thought (if asking someone whom it
would have been worth your while to
meet,"' she said in an injured tone.
"Oh. mamma. Lady Langley was
kindness itsell!" Bertha exclaimed.
"It was all very well for vou. Bertha,"
said Lena. "Sir Stephen and Lady
Langley always made a pet of you and
now Lord Alphington seems inclined
to do the same."'
"Loid Alphington! You made his
acquaintance then?" interrogated Mrs.
"Bertha did," Lena replied. "He had
neither eyes nor ears for me."
"Whatever notice he took of me was
owing to the ring," Bertha explained,
"lie only gave me this because he sup
posed he was going to take the other
from me." As she spoke, she held up
her linger to show her mother the pearl
"It is pretty enough." said Mrs. Dal
ton, "but he might have given you
something of more value, I think."
"Oh, mamma. I shouldn't at all have
liked it, if he bad offered me something
of equivalent value: I thought it
showed so much delicacy on his part to
give me this merely as a token," ob
"You see Bertha will never make her
fortune," said Lena, laughing a little
scornfully. "There is on-; piece of
news I must tell you. mamma," she
continued, as Mrs. Dalton poured out
the coffee that had juM. been brought
in; "On the very dav that we luuchedat
Alphington Park, Lord Alphington re
ceived a letter from his solicitor to say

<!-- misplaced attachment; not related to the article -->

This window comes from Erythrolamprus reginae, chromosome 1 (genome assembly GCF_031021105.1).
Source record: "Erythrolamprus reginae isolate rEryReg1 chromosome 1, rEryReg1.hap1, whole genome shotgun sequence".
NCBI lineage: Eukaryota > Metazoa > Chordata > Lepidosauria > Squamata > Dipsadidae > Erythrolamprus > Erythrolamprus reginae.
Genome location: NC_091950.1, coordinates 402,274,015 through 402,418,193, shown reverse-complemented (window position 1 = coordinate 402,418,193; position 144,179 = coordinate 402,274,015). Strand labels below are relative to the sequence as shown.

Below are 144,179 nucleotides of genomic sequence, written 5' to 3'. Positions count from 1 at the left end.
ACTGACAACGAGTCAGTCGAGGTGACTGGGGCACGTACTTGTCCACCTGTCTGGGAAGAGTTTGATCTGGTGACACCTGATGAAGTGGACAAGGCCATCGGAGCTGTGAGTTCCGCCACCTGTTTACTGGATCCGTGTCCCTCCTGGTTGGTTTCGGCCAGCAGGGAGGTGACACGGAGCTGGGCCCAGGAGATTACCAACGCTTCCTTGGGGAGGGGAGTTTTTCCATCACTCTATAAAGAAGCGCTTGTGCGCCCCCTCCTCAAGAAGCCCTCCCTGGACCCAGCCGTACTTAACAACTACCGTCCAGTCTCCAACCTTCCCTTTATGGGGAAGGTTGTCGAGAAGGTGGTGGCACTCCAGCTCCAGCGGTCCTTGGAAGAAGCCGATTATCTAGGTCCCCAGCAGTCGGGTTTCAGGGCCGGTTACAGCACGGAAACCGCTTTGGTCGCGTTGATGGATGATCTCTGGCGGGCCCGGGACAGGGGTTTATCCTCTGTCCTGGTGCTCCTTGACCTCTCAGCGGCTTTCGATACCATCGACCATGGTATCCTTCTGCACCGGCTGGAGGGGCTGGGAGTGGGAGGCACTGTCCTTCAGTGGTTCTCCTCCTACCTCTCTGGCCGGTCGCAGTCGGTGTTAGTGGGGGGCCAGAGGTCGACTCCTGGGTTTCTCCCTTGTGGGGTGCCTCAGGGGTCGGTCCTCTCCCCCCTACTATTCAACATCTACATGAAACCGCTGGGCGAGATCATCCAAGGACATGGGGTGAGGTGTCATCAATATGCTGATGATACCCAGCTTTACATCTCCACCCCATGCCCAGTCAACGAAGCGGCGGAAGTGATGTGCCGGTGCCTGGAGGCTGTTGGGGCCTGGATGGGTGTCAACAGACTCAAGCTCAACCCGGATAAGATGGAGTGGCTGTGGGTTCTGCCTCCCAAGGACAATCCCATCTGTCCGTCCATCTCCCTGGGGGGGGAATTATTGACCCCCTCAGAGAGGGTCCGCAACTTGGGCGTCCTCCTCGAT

that the young man who claimed to be
his grandson Mr. Fancourt's son, you
know had biought forward his proof's,
and that they were all in order. Hois
the undoubted heir. Sir Stephen and
Lady Langley have invited us all to
visit them iu the autumn, so we shall be
sitre to meet this Mr. Faneourt."
Mrs. Dalton nodded her head with a
smile of satisfaction, though her coun
tenance clouded over as she said:
"lonly hope, he may have no entan
glements; there's no saying whether he
may not be already a married man."
"I don't think it at all likely." Lena
returned. "He has been traveling about
for some years, anil there was no men
tion made of a w ife.''
To b6 Continued.
A Charlotte, Mich., dealer hai ship
ped .'1,000 fros to Chicago this season.
Guardianship for Girls,
Well it is for the woman w ho is shield
ed ami guarded through life. There
are many lovely qualities to bo develop
ed only in fiicIi a protected condition.
But sudden changes aro injurious in
proportion lo the d'eliuacy of the organ
ization. Tho old Miniio of the woniin
and the plant, holds good in that re
spoet. It is probahlo that, with tho
most favorable 'development of free
ilom, women will always be inferior iu
judgment to men; always more liable
to make fatal mistakes in the conduct
of life. If they are to bo always under
guardianship, "let there always be a